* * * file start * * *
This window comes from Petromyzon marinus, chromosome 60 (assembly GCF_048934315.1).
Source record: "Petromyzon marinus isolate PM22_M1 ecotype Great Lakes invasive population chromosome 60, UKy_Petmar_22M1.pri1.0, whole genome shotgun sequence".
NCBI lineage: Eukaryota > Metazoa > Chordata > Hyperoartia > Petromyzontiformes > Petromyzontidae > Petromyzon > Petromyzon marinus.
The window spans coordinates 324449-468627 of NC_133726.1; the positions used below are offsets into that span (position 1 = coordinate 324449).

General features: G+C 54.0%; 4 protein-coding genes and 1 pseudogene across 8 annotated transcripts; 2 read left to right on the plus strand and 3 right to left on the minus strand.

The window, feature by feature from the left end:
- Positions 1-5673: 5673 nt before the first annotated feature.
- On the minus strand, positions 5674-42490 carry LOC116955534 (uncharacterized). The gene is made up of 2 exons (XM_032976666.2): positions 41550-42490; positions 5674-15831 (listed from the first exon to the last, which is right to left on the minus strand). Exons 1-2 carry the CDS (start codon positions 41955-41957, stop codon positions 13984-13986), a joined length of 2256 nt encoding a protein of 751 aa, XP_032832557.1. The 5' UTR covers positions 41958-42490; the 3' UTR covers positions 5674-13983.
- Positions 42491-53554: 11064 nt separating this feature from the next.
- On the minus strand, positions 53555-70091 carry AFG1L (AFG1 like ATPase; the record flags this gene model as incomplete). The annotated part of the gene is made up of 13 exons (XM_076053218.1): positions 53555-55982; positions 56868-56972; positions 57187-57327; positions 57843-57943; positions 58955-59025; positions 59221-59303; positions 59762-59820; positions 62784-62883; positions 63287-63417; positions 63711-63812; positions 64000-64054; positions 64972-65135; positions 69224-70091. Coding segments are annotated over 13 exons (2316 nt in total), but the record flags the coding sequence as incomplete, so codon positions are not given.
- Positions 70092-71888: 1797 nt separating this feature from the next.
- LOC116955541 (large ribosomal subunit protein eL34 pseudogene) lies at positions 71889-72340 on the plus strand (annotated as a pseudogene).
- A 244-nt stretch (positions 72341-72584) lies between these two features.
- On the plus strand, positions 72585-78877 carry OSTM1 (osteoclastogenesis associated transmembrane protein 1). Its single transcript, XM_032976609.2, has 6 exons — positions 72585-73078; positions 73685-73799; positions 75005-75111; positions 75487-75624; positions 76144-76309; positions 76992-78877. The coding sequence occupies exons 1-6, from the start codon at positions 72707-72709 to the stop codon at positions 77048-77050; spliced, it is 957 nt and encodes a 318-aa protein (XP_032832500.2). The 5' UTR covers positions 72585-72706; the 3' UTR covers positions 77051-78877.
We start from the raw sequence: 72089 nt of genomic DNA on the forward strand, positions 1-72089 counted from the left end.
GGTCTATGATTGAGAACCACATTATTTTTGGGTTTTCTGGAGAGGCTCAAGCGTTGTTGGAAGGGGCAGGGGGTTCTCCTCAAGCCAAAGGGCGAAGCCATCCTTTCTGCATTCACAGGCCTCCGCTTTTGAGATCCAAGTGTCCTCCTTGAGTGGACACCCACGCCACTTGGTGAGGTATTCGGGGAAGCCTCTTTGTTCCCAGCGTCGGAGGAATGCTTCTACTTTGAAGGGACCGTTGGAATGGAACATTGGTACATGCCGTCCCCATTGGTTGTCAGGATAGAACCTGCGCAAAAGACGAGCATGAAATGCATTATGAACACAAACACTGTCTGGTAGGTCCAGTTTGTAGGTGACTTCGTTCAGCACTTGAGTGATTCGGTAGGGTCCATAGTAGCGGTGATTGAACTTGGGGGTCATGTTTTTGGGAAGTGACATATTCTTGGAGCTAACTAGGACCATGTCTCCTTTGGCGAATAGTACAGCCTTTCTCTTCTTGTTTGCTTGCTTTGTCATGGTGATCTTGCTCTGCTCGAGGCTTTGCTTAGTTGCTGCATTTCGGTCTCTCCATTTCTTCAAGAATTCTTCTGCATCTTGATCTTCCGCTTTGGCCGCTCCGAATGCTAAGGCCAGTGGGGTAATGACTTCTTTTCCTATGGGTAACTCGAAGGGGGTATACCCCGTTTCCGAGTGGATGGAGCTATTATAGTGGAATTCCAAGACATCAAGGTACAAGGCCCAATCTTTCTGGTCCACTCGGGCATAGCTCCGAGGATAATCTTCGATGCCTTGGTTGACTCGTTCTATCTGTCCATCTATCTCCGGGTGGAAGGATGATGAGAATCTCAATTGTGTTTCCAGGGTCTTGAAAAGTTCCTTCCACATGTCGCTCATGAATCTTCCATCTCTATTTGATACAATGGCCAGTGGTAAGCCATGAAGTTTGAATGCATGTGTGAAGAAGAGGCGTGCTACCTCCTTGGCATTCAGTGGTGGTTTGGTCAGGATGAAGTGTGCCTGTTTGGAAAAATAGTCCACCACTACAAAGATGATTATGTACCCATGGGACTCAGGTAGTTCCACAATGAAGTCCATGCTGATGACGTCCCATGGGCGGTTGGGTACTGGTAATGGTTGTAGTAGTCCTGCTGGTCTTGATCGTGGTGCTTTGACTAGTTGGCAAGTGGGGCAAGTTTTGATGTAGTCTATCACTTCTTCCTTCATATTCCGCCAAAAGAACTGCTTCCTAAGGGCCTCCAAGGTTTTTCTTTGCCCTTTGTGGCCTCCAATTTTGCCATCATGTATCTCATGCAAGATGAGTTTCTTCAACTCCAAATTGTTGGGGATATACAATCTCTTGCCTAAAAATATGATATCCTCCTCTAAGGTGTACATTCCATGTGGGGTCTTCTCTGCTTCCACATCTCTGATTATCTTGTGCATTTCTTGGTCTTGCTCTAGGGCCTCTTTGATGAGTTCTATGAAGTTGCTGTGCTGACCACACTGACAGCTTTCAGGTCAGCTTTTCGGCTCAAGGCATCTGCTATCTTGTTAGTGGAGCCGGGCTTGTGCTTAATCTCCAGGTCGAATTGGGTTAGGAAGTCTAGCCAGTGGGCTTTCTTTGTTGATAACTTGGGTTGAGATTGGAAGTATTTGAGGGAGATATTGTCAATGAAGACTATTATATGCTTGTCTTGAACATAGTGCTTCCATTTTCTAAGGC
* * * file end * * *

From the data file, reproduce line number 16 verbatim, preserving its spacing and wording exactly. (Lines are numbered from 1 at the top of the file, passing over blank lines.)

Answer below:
GGTCTATGATTGAGAACCACATTATTTTTGGGTTTTCTGGAGAGGCTCAAGCGTTGTTGGAAGGGGCAGGGGGTTCTCCTCAAGCCAAAGGGCGAAGCCATCCTTTCTGCATTCACAGGCCTCCGCTTTTGAGATCCAAGTGTCCTCCTTGAGTGGACACCCACGCCACTTGGTGAGGTATTCGGGGAAGCCTCTTTGTTCCCAGCGTCGGAGGAATGCTTCTACTTTGAAGGGACCGTTGGAATGGAACATTGGTACATGCCGTCCCCATTGGTTGTCAGGATAGAACCTGCGCAAAAGACGAGCATGAAATGCATTATGAACACAAACACTGTCTGGTAGGTCCAGTTTGTAGGTGACTTCGTTCAGCACTTGAGTGATTCGGTAGGGTCCATAGTAGCGGTGATTGAACTTGGGGGTCATGTTTTTGGGAAGTGACATATTCTTGGAGCTAACTAGGACCATGTCTCCTTTGGCGAATAGTACAGCCTTTCTCTTCTTGTTTGCTTGCTTTGTCATGGTGATCTTGCTCTGCTCGAGGCTTTGCTTAGTTGCTGCATTTCGGTCTCTCCATTTCTTCAAGAATTCTTCTGCATCTTGATCTTCCGCTTTGGCCGCTCCGAATGCTAAGGCCAGTGGGGTAATGACTTCTTTTCCTATGGGTAACTCGAAGGGGGTATACCCCGTTTCCGAGTGGATGGAGCTATTATAGTGGAATTCCAAGACATCAAGGTACAAGGCCCAATCTTTCTGGTCCACTCGGGCATAGCTCCGAGGATAATCTTCGATGCCTTGGTTGACTCGTTCTATCTGTCCATCTATCTCCGGGTGGAAGGATGATGAGAATCTCAATTGTGTTTCCAGGGTCTTGAAAAGTTCCTTCCACATGTCGCTCATGAATCTTCCATCTCTATTTGATACAATGGCCAGTGGTAAGCCATGAAGTTTGAATGCATGTGTGAAGAAGAGGCGTGCTACCTCCTTGGCATTCAGTGGTGGTTTGGTCAGGATGAAGTGTGCCTGTTTGGAAAAATAGTCCACCACTACAAAGATGATTATGTACCCATGGGACTCAGGTAGTTCCACAATGAAGTCCATGCTGATGACGTCCCATGGGCGGTTGGGTACTGGTAATGGTTGTAGTAGTCCTGCTGGTCTTGATCGTGGTGCTTTGACTAGTTGGCAAGTGGGGCAAGTTTTGATGTAGTCTATCACTTCTTCCTTCATATTCCGCCAAAAGAACTGCTTCCTAAGGGCCTCCAAGGTTTTTCTTTGCCCTTTGTGGCCTCCAATTTTGCCATCATGTATCTCATGCAAGATGAGTTTCTTCAACTCCAAATTGTTGGGGATATACAATCTCTTGCCTAAAAATATGATATCCTCCTCTAAGGTGTACATTCCATGTGGGGTCTTCTCTGCTTCCACATCTCTGATTATCTTGTGCATTTCTTGGTCTTGCTCTAGGGCCTCTTTGATGAGTTCTATGAAGTTGCTGTGCTGACCACACTGACAGCTTTCAGGTCAGCTTTTCGGCTCAAGGCATCTGCTATCTTGTTAGTGGAGCCGGGCTTGTGCTTAATCTCCAGGTCGAATTGGGTTAGGAAGTCTAGCCAGTGGGCTTTCTTTGTTGATAACTTGGGTTGAGATTGGAAGTATTTGAGGGAGATATTGTCAATGAAGACTATTATATGCTTGTCTTGAACATAGTGCTTCCATTTTCTAAGGC